Sherman's Food Adventures: Teppanyaki (NCL Pride of America)

Teppanyaki (NCL Pride of America)

Our last meal aboard the Pride of America also happened to be our final specialty dining reservation. It was something different that I’ve yet to see on any other ship that I’ve been on across 5 cruise lines. Yes, we got to experience Teppanyaki on a cruise ship. While not completely authentic, it was at the very least an experience nonetheless that was included in our 3-restaurant dining package.  With only 2 Teppanyaki stations, it was imperative that one makes a reservation, otherwise, the chances of getting in are slim.

Similarly with land-based Teppanyaki joints, we were given a choice of proteins which were accompanied by appetizers, veggies, fried rice and dessert. After starting out with Wakame Salad and Miso Soup, we moved onto the Garlic Fried Rice which was flavorful and garlicky. This was well-prepared with enough high temperatures to caramelize flavors and provided a nuttiness.  On the other hand, the chef was pretty aggressive with the soy, which was evident in the color and overall taste.

For my main, I had the Surf & Turf consisting of filet mignon and prawns. Prepared a beautiful medium-rare, the filet was moist and buttery. It required very little effort to chew. Dressed in an obscene amount of garlic butter, there was no need for any other sauces or seasoning. The prawns were also on point being buttery and crunchy.  However, much like the fried rice, the use of soy could've been dialed back.  The side of veggies were a touch soft, but not mushy.

With probably the most expensive ingredients, Viv and my mom went for the Seafood Combination with lobster, scallops and calamari. As much as the lobster was texturally on point with a classic rebound and appealing chewiness, it was completely over-seasoned with soy. Hence, there was a biting saltiness that took away from the wonderful meat. On the other hand, the scallops were buttery and the calamari was delicately tender while maintaining a chew. These 2 were seasoned just enough.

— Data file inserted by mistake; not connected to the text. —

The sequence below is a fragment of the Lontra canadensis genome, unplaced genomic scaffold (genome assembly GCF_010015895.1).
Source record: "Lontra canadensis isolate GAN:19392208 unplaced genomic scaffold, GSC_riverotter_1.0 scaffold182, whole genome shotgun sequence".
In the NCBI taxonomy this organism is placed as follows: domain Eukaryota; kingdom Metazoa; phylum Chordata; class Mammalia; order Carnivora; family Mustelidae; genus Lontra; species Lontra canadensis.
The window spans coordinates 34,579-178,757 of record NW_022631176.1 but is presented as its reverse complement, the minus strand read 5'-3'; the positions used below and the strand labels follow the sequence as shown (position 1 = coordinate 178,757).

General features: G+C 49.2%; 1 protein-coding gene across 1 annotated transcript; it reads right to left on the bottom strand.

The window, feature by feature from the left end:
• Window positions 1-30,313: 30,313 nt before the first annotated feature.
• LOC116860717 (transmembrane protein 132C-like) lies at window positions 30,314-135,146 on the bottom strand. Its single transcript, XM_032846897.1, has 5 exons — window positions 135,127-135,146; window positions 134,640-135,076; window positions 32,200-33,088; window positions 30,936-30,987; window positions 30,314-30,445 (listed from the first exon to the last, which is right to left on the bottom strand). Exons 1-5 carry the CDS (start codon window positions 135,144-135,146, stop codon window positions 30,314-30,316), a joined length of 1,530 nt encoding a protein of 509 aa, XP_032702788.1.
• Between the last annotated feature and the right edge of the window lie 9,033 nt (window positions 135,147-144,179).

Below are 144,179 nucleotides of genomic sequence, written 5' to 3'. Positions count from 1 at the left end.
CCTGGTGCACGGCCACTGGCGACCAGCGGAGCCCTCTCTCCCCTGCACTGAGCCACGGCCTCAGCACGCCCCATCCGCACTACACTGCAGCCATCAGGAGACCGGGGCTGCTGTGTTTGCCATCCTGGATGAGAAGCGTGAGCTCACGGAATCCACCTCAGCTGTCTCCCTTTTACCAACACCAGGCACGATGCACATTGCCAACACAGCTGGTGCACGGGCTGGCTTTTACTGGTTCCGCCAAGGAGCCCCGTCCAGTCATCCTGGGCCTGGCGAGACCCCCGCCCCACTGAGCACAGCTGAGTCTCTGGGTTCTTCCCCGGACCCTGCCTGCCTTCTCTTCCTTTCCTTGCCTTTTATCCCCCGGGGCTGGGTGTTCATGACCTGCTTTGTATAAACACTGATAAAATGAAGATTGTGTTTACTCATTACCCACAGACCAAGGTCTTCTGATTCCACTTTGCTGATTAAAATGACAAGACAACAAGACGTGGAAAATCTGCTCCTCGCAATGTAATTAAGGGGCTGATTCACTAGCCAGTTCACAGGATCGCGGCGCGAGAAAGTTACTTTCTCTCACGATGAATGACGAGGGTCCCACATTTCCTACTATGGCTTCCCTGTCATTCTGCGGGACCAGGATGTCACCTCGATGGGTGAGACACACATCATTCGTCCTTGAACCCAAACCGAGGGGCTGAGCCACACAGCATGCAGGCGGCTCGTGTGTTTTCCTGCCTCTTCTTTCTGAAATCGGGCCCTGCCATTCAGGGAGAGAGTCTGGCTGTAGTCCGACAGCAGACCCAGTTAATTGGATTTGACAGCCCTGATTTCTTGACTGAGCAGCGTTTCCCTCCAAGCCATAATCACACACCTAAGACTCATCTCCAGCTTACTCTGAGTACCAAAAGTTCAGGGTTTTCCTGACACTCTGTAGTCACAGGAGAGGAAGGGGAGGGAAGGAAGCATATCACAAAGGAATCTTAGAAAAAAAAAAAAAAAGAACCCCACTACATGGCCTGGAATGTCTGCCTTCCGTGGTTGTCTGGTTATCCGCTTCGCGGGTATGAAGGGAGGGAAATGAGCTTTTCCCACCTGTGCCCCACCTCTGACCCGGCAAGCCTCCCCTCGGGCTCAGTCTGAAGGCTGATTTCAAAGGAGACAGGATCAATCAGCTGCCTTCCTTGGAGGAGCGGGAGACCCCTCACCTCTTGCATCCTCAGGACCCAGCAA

My daughter opted for the Shogun with chicken breast and filet mignon (steak not pictured as it was still being made when I took the photo). Her steak was exactly like mine while the chicken was a touch rubbery but still moist inside. However, similar to the other dishes, there was far too much soy where all we tasted was a sharp saltiness.  If we had a bowl of plain rice, it would've helped, but the salty garlic fried rice only made it worse.

Thankfully, we moved onto sweeter things with the Green Tea Cake with cashew brittle and green tea ice cream was weak. The cake was dense and almost seemed under-baked. It tasted like raw flour and sugar.  On the other hand, the ice cream was creamy and full of green tea flavor.  For myself, I just wanted something simple and had the Fruit Sashimi (interesting way of calling it).  Well, it was fresh fruit and it was sliced to make it look nice.  It came with mango and coconut dip.  I thought they were too sweet and unnecessary.  Another thing that was unnecessary was the amount of soy sauce used in the preparation of the meal.  On the other hand, we would've liked to see more of a show as there wasn't even an onion volcano.  Personally, I'd skip this meal as part of any dining package.

The Good:
- You get some entertainment (as lame as it was)
- Different food than most of the other spots on board

The Bad:
- Too salty
- Got a basic show, not very entertaining


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